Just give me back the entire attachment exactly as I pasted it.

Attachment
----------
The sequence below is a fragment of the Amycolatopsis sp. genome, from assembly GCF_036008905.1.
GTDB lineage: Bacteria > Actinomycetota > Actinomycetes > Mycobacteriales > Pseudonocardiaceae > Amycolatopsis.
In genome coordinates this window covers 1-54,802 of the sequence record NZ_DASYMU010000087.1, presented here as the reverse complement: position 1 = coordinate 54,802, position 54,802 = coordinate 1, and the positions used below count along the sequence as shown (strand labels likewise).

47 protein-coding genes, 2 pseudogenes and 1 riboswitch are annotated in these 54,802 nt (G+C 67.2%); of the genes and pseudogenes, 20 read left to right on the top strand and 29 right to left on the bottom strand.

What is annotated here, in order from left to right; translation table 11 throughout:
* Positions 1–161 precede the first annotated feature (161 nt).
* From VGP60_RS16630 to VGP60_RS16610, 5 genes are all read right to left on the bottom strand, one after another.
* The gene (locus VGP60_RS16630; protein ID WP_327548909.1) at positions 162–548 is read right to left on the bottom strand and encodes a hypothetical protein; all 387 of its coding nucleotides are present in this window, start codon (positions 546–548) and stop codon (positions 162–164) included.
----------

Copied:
The sequence below is a fragment of the Amycolatopsis sp. genome, from assembly GCF_036008905.1.
GTDB lineage: Bacteria > Actinomycetota > Actinomycetes > Mycobacteriales > Pseudonocardiaceae > Amycolatopsis.
In genome coordinates this window covers 1-54,802 of the sequence record NZ_DASYMU010000087.1, presented here as the reverse complement: position 1 = coordinate 54,802, position 54,802 = coordinate 1, and the positions used below count along the sequence as shown (strand labels likewise).

47 protein-coding genes, 2 pseudogenes and 1 riboswitch are annotated in these 54,802 nt (G+C 67.2%); of the genes and pseudogenes, 20 read left to right on the top strand and 29 right to left on the bottom strand.

What is annotated here, in order from left to right; translation table 11 throughout:
* Positions 1–161 precede the first annotated feature (161 nt).
* From VGP60_RS16630 to VGP60_RS16610, 5 genes are all read right to left on the bottom strand, one after another.
* The gene (locus VGP60_RS16630; protein ID WP_327548909.1) at positions 162–548 is read right to left on the bottom strand and encodes a hypothetical protein; all 387 of its coding nucleotides are present in this window, start codon (positions 546–548) and stop codon (positions 162–164) included.